2. Upon petition brought by such person, the court shall make its award for support for such individual with a developmental disability in accordance with the provisions of subdivision one-b of section two hundred forty of this article. In addition to the provisions of subdivision one-b of section two hundred forty of this article, the court may consider whether the financial responsibility of caring for the individual has been unreasonably placed on one parent when determining the support obligation. The duration of time the court may use when considering this factor shall be limited to the time period from when the child turned twenty-one until the individual turns twenty-six. If a child support order ended at the age of eighteen then such time period shall be from when the child turned eighteen until the individual turns twenty-six.
  3. The court has jurisdiction to determine proceedings brought by petition and order to show cause, for the determination of support of such adult dependents, as well as to enforce or modify orders or judgments.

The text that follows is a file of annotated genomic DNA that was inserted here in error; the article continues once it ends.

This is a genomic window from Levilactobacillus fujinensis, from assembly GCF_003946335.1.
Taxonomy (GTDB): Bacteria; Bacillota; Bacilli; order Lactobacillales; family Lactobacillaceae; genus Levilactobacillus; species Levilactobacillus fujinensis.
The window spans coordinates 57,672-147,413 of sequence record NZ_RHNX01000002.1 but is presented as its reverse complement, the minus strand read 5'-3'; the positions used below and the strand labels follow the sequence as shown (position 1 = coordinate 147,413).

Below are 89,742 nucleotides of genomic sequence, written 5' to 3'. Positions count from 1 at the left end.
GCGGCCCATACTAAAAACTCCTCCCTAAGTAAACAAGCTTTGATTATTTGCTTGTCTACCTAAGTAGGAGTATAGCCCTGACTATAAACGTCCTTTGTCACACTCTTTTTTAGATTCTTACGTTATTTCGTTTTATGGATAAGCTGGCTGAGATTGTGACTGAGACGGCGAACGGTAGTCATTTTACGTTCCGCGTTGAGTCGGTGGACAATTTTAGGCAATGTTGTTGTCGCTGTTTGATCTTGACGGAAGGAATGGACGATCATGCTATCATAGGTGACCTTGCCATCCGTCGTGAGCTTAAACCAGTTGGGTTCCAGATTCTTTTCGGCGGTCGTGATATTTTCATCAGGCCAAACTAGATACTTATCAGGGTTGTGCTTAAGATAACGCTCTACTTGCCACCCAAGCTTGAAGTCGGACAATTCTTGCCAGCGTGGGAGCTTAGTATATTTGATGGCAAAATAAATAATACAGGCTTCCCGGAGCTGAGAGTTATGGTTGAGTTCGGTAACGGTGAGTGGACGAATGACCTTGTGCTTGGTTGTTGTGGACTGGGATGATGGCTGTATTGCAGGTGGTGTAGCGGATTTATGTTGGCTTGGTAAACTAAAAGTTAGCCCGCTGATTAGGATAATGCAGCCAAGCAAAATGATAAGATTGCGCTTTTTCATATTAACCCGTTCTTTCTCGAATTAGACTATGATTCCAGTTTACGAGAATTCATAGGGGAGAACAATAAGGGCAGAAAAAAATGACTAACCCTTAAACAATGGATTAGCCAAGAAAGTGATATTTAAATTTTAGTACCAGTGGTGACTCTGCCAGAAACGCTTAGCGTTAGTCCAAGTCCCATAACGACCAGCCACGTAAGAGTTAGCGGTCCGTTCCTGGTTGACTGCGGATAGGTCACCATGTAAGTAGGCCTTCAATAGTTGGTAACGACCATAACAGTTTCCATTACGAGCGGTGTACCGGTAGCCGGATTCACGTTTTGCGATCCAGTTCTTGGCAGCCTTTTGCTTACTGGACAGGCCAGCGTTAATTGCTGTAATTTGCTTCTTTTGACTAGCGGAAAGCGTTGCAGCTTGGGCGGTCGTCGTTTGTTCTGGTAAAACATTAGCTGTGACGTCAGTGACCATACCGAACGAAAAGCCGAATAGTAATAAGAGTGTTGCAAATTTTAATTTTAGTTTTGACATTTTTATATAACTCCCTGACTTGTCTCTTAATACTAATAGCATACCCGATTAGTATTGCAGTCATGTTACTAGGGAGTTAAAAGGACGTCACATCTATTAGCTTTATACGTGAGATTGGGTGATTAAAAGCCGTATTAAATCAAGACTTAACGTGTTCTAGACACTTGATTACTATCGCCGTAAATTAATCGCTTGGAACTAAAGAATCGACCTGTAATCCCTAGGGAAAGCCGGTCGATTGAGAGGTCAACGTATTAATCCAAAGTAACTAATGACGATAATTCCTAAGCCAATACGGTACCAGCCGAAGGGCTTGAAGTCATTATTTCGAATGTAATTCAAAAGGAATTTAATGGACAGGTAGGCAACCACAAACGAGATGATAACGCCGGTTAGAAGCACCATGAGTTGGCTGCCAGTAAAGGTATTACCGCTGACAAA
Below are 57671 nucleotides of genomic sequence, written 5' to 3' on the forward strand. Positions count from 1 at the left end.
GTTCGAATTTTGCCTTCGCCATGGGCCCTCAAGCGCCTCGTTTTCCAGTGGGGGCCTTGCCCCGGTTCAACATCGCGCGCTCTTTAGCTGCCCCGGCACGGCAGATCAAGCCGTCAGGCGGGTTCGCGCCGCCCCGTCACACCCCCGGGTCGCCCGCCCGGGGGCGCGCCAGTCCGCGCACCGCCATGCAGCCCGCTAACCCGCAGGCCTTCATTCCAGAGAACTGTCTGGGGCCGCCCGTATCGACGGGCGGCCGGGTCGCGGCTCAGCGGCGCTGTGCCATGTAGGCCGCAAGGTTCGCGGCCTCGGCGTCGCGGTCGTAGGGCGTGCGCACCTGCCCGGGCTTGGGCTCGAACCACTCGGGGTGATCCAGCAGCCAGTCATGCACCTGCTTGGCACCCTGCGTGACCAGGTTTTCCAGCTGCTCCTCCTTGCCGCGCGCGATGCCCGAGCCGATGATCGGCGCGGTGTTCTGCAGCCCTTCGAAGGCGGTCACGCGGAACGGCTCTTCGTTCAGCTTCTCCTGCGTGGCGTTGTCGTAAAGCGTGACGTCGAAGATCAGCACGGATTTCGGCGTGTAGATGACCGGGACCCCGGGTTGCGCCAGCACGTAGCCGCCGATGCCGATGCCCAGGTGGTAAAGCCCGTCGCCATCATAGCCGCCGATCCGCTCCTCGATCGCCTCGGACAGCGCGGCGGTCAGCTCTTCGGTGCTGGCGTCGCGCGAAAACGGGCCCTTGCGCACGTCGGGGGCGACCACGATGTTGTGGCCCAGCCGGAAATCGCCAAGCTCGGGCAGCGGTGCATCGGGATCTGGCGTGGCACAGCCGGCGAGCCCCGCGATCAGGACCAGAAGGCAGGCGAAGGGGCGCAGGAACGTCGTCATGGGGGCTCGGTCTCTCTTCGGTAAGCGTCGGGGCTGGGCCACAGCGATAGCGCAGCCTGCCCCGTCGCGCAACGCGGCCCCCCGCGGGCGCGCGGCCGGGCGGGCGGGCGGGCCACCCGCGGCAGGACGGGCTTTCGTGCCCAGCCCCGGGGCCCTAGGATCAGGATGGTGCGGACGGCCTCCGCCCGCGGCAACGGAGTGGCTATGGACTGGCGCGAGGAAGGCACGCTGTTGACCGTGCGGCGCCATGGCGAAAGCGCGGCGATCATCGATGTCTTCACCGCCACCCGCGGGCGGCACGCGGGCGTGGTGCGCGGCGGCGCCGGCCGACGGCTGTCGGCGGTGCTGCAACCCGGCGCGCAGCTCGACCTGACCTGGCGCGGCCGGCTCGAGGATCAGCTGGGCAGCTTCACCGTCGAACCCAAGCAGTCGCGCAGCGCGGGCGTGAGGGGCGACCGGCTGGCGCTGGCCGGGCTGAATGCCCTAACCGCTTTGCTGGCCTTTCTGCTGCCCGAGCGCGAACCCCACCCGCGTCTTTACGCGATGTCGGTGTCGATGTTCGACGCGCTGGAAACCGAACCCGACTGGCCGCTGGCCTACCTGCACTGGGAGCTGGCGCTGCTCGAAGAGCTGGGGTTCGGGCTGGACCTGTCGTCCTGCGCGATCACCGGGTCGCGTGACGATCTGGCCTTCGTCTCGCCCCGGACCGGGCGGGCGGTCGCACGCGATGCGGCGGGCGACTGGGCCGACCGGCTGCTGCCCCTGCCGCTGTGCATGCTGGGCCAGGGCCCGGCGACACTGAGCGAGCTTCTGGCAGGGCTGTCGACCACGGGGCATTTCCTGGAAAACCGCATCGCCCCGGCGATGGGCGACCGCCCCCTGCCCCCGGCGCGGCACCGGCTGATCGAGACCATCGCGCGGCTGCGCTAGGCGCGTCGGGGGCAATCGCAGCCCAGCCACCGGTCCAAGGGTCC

4. The court shall have discretion to order the payor party to make support payments either to the petitioner or to the trustee of an “exception trust” as defined in 42 U.S.C. 1396p(d)(4)(A) and (C), clause (iii) of subparagraph two of paragraph (b) of subdivision two of section three hundred sixty-six of the social services law, and section 7-1.12 of the estates, powers and trusts law if such direction would assist in maximizing assistance to the child.
  5. Except where inconsistent with this section, all provisions of this article relating to orders of child support shall apply to all orders of support for adults with developmental disabilities.